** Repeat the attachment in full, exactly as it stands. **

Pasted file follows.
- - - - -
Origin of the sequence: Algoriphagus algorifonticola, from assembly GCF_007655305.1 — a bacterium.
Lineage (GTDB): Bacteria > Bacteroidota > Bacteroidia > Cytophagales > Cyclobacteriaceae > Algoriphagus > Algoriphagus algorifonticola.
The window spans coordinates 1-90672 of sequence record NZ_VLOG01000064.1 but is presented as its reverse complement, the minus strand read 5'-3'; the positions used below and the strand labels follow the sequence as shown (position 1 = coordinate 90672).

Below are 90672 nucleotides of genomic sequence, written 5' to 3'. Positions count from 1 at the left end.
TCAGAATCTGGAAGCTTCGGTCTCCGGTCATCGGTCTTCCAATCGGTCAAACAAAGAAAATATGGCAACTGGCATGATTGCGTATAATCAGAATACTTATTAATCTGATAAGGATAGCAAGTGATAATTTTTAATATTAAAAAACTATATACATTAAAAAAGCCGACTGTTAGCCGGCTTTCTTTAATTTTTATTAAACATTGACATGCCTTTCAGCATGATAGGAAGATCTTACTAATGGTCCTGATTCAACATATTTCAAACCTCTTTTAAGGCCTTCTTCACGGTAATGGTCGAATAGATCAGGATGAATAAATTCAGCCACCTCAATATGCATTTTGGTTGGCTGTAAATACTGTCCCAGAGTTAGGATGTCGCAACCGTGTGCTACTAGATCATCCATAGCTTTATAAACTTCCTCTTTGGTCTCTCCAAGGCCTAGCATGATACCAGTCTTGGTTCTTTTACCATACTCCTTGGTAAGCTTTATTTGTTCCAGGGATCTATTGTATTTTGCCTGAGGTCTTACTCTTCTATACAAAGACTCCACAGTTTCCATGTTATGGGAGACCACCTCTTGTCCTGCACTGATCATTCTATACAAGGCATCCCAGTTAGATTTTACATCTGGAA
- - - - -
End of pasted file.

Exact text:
Origin of the sequence: Algoriphagus algorifonticola, from assembly GCF_007655305.1 — a bacterium.
Lineage (GTDB): Bacteria > Bacteroidota > Bacteroidia > Cytophagales > Cyclobacteriaceae > Algoriphagus > Algoriphagus algorifonticola.
The window spans coordinates 1-90672 of sequence record NZ_VLOG01000064.1 but is presented as its reverse complement, the minus strand read 5'-3'; the positions used below and the strand labels follow the sequence as shown (position 1 = coordinate 90672).

Below are 90672 nucleotides of genomic sequence, written 5' to 3'. Positions count from 1 at the left end.
TCAGAATCTGGAAGCTTCGGTCTCCGGTCATCGGTCTTCCAATCGGTCAAACAAAGAAAATATGGCAACTGGCATGATTGCGTATAATCAGAATACTTATTAATCTGATAAGGATAGCAAGTGATAATTTTTAATATTAAAAAACTATATACATTAAAAAAGCCGACTGTTAGCCGGCTTTCTTTAATTTTTATTAAACATTGACATGCCTTTCAGCATGATAGGAAGATCTTACTAATGGTCCTGATTCAACATATTTCAAACCTCTTTTAAGGCCTTCTTCACGGTAATGGTCGAATAGATCAGGATGAATAAATTCAGCCACCTCAATATGCATTTTGGTTGGCTGTAAATACTGTCCCAGAGTTAGGATGTCGCAACCGTGTGCTACTAGATCATCCATAGCTTTATAAACTTCCTCTTTGGTCTCTCCAAGGCCTAGCATGATACCAGTCTTGGTTCTTTTACCATACTCCTTGGTAAGCTTTATTTGTTCCAGGGATCTATTGTATTTTGCCTGAGGTCTTACTCTTCTATACAAAGACTCCACAGTTTCCATGTTATGGGAGACCACCTCTTGTCCTGCACTGATCATTCTATACAAGGCATCCCAGTTAGATTTTACATCTGGAA